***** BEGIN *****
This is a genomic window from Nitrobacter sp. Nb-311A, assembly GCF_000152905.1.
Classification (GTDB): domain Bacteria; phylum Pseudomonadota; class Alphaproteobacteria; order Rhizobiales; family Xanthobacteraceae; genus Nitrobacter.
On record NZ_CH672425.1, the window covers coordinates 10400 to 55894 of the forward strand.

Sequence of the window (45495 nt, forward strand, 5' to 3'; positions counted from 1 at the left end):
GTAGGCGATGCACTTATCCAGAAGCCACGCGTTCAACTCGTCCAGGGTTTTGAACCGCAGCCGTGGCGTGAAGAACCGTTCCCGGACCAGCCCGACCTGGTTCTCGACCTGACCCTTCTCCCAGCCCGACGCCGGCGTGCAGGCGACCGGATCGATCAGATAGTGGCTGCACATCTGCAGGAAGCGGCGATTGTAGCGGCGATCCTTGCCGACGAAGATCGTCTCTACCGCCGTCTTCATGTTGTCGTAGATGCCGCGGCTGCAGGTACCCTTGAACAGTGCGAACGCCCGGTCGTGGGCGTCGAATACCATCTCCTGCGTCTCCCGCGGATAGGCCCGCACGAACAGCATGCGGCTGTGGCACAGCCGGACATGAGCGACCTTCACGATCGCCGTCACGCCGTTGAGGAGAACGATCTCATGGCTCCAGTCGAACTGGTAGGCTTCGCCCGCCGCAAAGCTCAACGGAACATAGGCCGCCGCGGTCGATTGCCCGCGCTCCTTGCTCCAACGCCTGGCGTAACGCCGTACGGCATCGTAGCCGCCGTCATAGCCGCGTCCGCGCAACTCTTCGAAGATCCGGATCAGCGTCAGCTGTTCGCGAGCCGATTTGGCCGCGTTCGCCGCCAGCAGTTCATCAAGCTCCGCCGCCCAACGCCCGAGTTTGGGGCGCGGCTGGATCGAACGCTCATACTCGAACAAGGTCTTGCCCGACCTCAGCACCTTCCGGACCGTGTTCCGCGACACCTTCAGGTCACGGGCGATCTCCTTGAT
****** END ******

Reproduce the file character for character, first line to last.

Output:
This is a genomic window from Nitrobacter sp. Nb-311A, assembly GCF_000152905.1.
Classification (GTDB): domain Bacteria; phylum Pseudomonadota; class Alphaproteobacteria; order Rhizobiales; family Xanthobacteraceae; genus Nitrobacter.
On record NZ_CH672425.1, the window covers coordinates 10400 to 55894 of the forward strand.

Sequence of the window (45495 nt, forward strand, 5' to 3'; positions counted from 1 at the left end):
GTAGGCGATGCACTTATCCAGAAGCCACGCGTTCAACTCGTCCAGGGTTTTGAACCGCAGCCGTGGCGTGAAGAACCGTTCCCGGACCAGCCCGACCTGGTTCTCGACCTGACCCTTCTCCCAGCCCGACGCCGGCGTGCAGGCGACCGGATCGATCAGATAGTGGCTGCACATCTGCAGGAAGCGGCGATTGTAGCGGCGATCCTTGCCGACGAAGATCGTCTCTACCGCCGTCTTCATGTTGTCGTAGATGCCGCGGCTGCAGGTACCCTTGAACAGTGCGAACGCCCGGTCGTGGGCGTCGAATACCATCTCCTGCGTCTCCCGCGGATAGGCCCGCACGAACAGCATGCGGCTGTGGCACAGCCGGACATGAGCGACCTTCACGATCGCCGTCACGCCGTTGAGGAGAACGATCTCATGGCTCCAGTCGAACTGGTAGGCTTCGCCCGCCGCAAAGCTCAACGGAACATAGGCCGCCGCGGTCGATTGCCCGCGCTCCTTGCTCCAACGCCTGGCGTAACGCCGTACGGCATCGTAGCCGCCGTCATAGCCGCGTCCGCGCAACTCTTCGAAGATCCGGATCAGCGTCAGCTGTTCGCGAGCCGATTTGGCCGCGTTCGCCGCCAGCAGTTCATCAAGCTCCGCCGCCCAACGCCCGAGTTTGGGGCGCGGCTGGATCGAACGCTCATACTCGAACAAGGTCTTGCCCGACCTCAGCACCTTCCGGACCGTGTTCCGCGACACCTTCAGGTCACGGGCGATCTCCTTGAT